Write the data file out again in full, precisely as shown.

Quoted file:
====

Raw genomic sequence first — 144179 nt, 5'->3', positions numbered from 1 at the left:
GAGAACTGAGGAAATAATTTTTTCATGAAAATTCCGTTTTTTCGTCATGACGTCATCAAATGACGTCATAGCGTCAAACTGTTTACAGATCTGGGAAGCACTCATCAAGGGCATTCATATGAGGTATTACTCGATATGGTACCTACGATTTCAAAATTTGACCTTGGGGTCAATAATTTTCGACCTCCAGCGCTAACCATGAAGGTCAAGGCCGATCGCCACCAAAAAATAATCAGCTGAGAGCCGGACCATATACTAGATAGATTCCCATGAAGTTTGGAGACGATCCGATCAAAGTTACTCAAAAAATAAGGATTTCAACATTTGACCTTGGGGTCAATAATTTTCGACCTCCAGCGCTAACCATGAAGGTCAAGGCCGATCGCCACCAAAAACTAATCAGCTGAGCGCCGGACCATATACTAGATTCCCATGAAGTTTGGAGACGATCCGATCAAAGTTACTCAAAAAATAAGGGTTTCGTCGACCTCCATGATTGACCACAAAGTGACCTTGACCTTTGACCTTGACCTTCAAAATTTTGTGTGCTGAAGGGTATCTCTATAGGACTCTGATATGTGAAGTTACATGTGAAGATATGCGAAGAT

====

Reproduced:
Raw genomic sequence first — 144179 nt, 5'->3', positions numbered from 1 at the left:
GAGAACTGAGGAAATAATTTTTTCATGAAAATTCCGTTTTTTCGTCATGACGTCATCAAATGACGTCATAGCGTCAAACTGTTTACAGATCTGGGAAGCACTCATCAAGGGCATTCATATGAGGTATTACTCGATATGGTACCTACGATTTCAAAATTTGACCTTGGGGTCAATAATTTTCGACCTCCAGCGCTAACCATGAAGGTCAAGGCCGATCGCCACCAAAAAATAATCAGCTGAGAGCCGGACCATATACTAGATAGATTCCCATGAAGTTTGGAGACGATCCGATCAAAGTTACTCAAAAAATAAGGATTTCAACATTTGACCTTGGGGTCAATAATTTTCGACCTCCAGCGCTAACCATGAAGGTCAAGGCCGATCGCCACCAAAAACTAATCAGCTGAGCGCCGGACCATATACTAGATTCCCATGAAGTTTGGAGACGATCCGATCAAAGTTACTCAAAAAATAAGGGTTTCGTCGACCTCCATGATTGACCACAAAGTGACCTTGACCTTTGACCTTGACCTTCAAAATTTTGTGTGCTGAAGGGTATCTCTATAGGACTCTGATATGTGAAGTTACATGTGAAGATATGCGAAGAT